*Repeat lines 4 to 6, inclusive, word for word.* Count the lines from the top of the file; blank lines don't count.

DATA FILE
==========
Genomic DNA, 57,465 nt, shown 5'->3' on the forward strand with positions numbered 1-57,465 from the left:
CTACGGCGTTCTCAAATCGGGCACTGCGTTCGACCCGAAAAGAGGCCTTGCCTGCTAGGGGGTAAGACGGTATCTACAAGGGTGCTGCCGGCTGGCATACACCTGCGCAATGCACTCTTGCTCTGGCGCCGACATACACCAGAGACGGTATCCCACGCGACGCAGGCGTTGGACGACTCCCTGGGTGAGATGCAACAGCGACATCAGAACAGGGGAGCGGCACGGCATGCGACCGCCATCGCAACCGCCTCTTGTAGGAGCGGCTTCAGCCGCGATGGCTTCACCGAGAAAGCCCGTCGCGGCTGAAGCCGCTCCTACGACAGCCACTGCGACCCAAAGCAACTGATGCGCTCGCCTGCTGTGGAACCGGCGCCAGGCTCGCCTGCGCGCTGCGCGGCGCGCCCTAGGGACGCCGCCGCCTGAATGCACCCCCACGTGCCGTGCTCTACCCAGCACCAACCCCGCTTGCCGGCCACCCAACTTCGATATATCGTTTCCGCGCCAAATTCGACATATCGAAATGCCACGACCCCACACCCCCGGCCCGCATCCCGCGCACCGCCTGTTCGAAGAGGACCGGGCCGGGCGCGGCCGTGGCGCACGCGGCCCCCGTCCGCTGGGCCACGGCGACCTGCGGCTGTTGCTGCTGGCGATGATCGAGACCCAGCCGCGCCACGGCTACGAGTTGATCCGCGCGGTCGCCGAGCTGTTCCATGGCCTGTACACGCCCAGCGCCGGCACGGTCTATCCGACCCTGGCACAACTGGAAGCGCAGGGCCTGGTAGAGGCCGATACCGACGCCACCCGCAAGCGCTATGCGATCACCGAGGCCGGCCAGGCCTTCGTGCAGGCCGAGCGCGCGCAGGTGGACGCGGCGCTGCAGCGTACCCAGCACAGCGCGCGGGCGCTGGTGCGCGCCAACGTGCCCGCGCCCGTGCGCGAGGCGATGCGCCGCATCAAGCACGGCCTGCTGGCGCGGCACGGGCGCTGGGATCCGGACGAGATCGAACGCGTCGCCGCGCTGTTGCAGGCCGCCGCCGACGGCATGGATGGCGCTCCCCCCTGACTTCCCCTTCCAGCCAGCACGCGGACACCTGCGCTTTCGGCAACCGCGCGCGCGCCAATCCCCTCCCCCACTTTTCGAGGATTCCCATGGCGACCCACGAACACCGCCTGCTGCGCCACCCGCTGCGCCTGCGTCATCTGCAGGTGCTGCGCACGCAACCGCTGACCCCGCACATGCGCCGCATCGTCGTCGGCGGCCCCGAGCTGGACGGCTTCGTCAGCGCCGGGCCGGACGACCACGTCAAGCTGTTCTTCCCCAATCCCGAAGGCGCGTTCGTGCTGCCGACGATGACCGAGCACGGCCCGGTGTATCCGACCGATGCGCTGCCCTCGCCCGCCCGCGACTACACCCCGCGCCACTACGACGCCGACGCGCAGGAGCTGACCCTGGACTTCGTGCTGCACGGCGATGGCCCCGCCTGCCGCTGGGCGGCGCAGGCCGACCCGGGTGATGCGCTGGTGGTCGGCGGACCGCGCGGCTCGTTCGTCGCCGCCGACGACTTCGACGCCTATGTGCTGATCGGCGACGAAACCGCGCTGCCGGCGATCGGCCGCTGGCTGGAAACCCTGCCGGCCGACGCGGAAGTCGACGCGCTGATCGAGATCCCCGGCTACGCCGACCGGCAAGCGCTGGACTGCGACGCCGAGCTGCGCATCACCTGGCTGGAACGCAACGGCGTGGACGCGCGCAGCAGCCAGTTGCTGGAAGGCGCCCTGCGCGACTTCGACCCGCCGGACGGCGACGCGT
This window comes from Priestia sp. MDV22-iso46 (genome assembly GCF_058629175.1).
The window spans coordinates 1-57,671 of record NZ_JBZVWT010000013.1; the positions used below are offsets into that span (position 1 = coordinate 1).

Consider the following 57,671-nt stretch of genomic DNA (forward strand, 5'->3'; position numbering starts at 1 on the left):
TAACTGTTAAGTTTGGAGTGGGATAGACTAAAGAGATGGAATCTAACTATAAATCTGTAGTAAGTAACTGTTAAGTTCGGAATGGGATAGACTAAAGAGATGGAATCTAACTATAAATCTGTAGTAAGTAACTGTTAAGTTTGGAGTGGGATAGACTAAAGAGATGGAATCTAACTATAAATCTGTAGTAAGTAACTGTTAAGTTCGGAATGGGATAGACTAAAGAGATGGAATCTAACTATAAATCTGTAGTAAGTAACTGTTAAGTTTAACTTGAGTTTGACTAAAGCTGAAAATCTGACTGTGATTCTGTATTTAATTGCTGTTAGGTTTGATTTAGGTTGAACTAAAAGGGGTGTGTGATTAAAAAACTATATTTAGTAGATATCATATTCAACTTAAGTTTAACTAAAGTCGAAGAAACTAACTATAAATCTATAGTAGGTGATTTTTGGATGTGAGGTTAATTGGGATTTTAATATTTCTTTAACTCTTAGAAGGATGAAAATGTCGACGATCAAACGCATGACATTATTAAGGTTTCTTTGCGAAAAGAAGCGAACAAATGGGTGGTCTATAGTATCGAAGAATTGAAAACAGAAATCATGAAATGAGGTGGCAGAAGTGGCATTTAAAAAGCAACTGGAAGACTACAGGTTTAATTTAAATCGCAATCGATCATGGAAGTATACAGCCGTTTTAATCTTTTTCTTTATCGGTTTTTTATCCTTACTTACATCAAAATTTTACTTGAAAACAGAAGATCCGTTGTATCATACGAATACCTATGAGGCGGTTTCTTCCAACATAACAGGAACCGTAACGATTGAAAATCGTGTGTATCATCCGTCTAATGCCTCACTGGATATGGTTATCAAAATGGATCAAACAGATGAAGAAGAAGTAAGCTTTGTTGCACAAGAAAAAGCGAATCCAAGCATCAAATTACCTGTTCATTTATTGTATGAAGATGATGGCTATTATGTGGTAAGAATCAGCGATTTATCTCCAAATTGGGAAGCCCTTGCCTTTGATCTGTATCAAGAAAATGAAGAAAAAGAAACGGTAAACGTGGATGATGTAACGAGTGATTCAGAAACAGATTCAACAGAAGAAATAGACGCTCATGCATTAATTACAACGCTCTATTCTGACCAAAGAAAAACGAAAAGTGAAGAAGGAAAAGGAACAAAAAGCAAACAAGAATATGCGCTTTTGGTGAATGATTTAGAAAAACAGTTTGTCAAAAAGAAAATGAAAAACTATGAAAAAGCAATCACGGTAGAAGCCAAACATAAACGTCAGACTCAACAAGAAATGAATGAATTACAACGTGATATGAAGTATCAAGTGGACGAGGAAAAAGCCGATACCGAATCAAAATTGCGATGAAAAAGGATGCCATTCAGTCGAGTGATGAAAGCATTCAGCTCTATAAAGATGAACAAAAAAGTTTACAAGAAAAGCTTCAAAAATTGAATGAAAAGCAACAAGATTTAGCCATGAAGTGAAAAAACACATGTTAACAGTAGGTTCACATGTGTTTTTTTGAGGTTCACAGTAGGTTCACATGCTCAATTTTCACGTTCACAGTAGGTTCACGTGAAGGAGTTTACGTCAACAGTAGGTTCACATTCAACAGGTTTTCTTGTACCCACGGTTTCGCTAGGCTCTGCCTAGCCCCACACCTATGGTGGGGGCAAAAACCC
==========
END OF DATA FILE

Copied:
The window spans coordinates 1-57,671 of record NZ_JBZVWT010000013.1; the positions used below are offsets into that span (position 1 = coordinate 1).

Consider the following 57,671-nt stretch of genomic DNA (forward strand, 5'->3'; position numbering starts at 1 on the left):
TAACTGTTAAGTTTGGAGTGGGATAGACTAAAGAGATGGAATCTAACTATAAATCTGTAGTAAGTAACTGTTAAGTTCGGAATGGGATAGACTAAAGAGATGGAATCTAACTATAAATCTGTAGTAAGTAACTGTTAAGTTTGGAGTGGGATAGACTAAAGAGATGGAATCTAACTATAAATCTGTAGTAAGTAACTGTTAAGTTCGGAATGGGATAGACTAAAGAGATGGAATCTAACTATAAATCTGTAGTAAGTAACTGTTAAGTTTAACTTGAGTTTGACTAAAGCTGAAAATCTGACTGTGATTCTGTATTTAATTGCTGTTAGGTTTGATTTAGGTTGAACTAAAAGGGGTGTGTGATTAAAAAACTATATTTAGTAGATATCATATTCAACTTAAGTTTAACTAAAGTCGAAGAAACTAACTATAAATCTATAGTAGGTGATTTTTGGATGTGAGGTTAATTGGGATTTTAATATTTCTTTAACTCTTAGAAGGATGAAAATGTCGACGATCAAACGCATGACATTATTAAGGTTTCTTTGCGAAAAGAAGCGAACAAATGGGTGGTCTATAGTATCGAAGAATTGAAAACAGAAATCATGAAATGAGGTGGCAGAAGTGGCATTTAAAAAGCAACTGGAAGACTACAGGTTTAATTTAAATCGCAATCGATCATGGAAGTATACAGCCGTTTTAATCTTTTTCTTTATCGGTTTTTTATCCTTACTTACATCAAAATTTTACTTGAAAACAGAAGATCCGTTGTATCATACGAATACCTATGAGGCGGTTTCTTCCAACATAACAGGAACCGTAACGATTGAAAATCGTGTGTATCATCCGTCTAATGCCTCACTGGATATGGTTATCAAAATGGATCAAACAGATGAAGAAGAAGTAAGCTTTGTTGCACAAGAAAAAGCGAATCCAAGCATCAAATTACCTGTTCATTTATTGTATGAAGATGATGGCTATTATGTGGTAAGAATCAGCGATTTATCTCCAAATTGGGAAGCCCTTGCCTTTGATCTGTATCAAGAAAATGAAGAAAAAGAAACGGTAAACGTGGATGATGTAACGAGTGATTCAGAAACAGATTCAACAGAAGAAATAGACGCTCATGCATTAATTACAACGCTCTATTCTGACCAAAGAAAAACGAAAAGTGAAGAAGGAAAAGGAACAAAAAGCAAACAAGAATATGCGCTTTTGGTGAATGATTTAGAAAAACAGTTTGTCAAAAAGAAAATGAAAAACTATGAAAAAGCAATCACGGTAGAAGCCAAACATAAACGTCAGACTCAACAAGAAATGAATGAATTACAACGTGATATGAAGTATCAAGTGGACGAGGAAAAAGCCGATACCGAATCAAAATTGCGATGAAAAAGGATGCCATTCAGTCGAGTGATGAAAGCATTCAGCTCTATAAAGATGAACAAAAAAGTTTACAAGAAAAGCTTCAAAAATTGAATGAAAAGCAACAAGATTTAGCCATGAAGTGAAAAAACACATGTTAACAGTAGGTTCACATGTGTTTTTTTGAGGTTCACAGTAGGTTCACATGCTCAATTTTCACGTTCACAGTAGGTTCACGTGAAGGAGTTTACGTCAACAGTAGGTTCACATTCAACAGGTTTTCTTGTACCCACGGTTTCGCTAGGCTCTGCCTAGCCCCACACCTATGGTGGGGGCAAAAACCC